If you have a gut feeling that there is something wrong with the way we run events, it could be the plastic talking. We are full of it.
Plastic, Plastic Everywhere…
According to a recent study in the journal Environmental Science and Technology, you could be wolfing down more than 74,000 microplastic particles every year. That’s 74,000 tiny pieces of plastic (under 5mm in diameter) embedded in your food, drink, and even in the air you breathe. Scientists still don’t know for certain what effect all that plastic is doing to our health, but we’ve all seen the damage it is doing to the environment and the way it is becoming entangled in the guts and around the necks of seabirds, fish, and other marine life.
So what can we do about it? Well, short of going back to 1907 and taking out Leo Hendrik Baekeland before he invented the stuff, we can’t do very much about the plastic that is already in our environment. But we can stop putting more in. One way is by becoming more responsible in the way we train and compete and how we choose our triathlons and other events.
That’s what Hardman is going to do. And here’s how:
The 2019 Royal Parks Half Marathon was one of the first major London races to abandon plastic bottles. They have swapped bottles for biodegradable cups at the water stations, and reusable bottles are encouraged. The race village has banned single-use plastics, with all plates, cutlery, and food servings made from compostable materials. As an added bonus, no products containing palm oil are allowed on the event site because palm oil is cultivated by destroying vast tracts of rainforest.
The event is set among 5,000 acres of parkland, and the organisers are sensitive to the responsibility they have to maintain the pristine setting. Killarney National Park is the setting for the Hardman Full Distance, a 25,000-acre haven for plants and wildlife that we are determined to protect. One way we can do that is by getting rid of single-use plastics.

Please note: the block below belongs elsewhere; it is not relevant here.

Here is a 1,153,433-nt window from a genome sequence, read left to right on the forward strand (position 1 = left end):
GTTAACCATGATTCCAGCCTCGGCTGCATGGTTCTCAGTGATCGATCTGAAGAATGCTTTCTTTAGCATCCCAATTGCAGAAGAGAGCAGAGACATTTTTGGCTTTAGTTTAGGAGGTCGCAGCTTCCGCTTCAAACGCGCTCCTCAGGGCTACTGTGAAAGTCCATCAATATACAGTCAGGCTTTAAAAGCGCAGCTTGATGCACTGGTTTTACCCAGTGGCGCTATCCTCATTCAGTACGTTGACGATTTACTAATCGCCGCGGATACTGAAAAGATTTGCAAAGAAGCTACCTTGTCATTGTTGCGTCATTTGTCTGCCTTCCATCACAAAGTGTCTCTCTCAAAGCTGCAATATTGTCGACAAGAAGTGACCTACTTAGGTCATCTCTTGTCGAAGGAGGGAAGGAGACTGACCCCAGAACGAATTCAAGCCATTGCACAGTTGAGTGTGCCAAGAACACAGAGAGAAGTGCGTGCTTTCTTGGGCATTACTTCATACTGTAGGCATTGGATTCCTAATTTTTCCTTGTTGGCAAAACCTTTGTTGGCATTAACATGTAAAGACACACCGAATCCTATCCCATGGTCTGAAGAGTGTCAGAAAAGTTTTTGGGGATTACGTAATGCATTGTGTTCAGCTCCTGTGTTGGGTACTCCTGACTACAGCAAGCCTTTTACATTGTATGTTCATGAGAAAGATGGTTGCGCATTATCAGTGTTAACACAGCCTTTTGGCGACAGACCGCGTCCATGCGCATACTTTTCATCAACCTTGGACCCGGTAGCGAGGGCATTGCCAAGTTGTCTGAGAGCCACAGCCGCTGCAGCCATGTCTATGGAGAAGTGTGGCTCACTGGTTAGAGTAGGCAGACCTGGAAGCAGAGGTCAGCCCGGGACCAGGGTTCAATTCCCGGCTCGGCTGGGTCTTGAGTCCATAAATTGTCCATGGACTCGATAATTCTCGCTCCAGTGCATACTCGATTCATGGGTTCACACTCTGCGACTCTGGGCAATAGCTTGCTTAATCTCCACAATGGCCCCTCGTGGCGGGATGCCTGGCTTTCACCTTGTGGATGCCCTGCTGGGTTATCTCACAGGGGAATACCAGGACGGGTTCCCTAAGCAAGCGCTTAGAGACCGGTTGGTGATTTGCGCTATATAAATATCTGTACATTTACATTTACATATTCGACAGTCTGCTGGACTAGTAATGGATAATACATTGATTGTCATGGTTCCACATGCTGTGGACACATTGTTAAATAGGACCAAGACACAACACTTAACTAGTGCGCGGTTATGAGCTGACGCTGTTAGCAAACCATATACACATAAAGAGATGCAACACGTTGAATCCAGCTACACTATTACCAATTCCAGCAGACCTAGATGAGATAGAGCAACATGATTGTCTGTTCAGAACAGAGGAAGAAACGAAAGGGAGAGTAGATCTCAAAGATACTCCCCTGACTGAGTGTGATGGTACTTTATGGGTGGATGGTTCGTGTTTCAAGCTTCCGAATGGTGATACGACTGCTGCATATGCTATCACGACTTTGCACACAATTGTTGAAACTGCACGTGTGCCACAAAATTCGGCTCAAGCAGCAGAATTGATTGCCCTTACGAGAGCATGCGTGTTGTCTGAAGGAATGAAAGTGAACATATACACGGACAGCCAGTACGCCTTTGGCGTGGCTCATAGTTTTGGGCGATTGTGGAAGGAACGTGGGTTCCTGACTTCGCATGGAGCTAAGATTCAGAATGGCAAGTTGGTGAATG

Hardman 2020 – Ireland’s First Plastic-Free Tri
Our National Park is home to the last surviving indigenous herd of red deer in Ireland. And we really don’t want them chowing down on your discarded gel packets. It’s simple: If you can carry a full gel packet in your belt, you can carry an empty one even more easily.
You don’t need to drop any plastic bottles or cups either. Everyone who registers for Hardman 2020 will be supplied with a reusable bottle. You can carry it on your belt or use your own. Either way, we will have plenty of fresh water available for you to refill your bottle en route.
The After Party
We put our hands up: We’ve been as guilty as any other race organisers of greeting our famished and exhausted finishers with piles of plastic-wrapped sugary snacks and disposable cup after disposable cup of hot drinks and cola. From 2020, things are going to change. Don’t worry, though; you’ll still get plenty to eat. And it will be tastier than ever, but this time, we won’t be gathering up drifts of wrappers destined for landfill. Here’s what you can expect post-race:
- Freshly made sandwiches
- Handmade cakes and treats
- Tubs of jellies
- Tea & coffee in compostable cups
And when you’ve revived after your epic achievement and are ready to go shower, gloat, and celebrate, we will segregate all the remaining waste, so that as much as possible goes to fill our compost heaps and recycling, and the barest minimum goes to landfill.
So, what do you think? Will you be with us in 2020 to share in Ireland’s first lo-plastic full triathlon?
Sign up today and be part of a plastic-free future.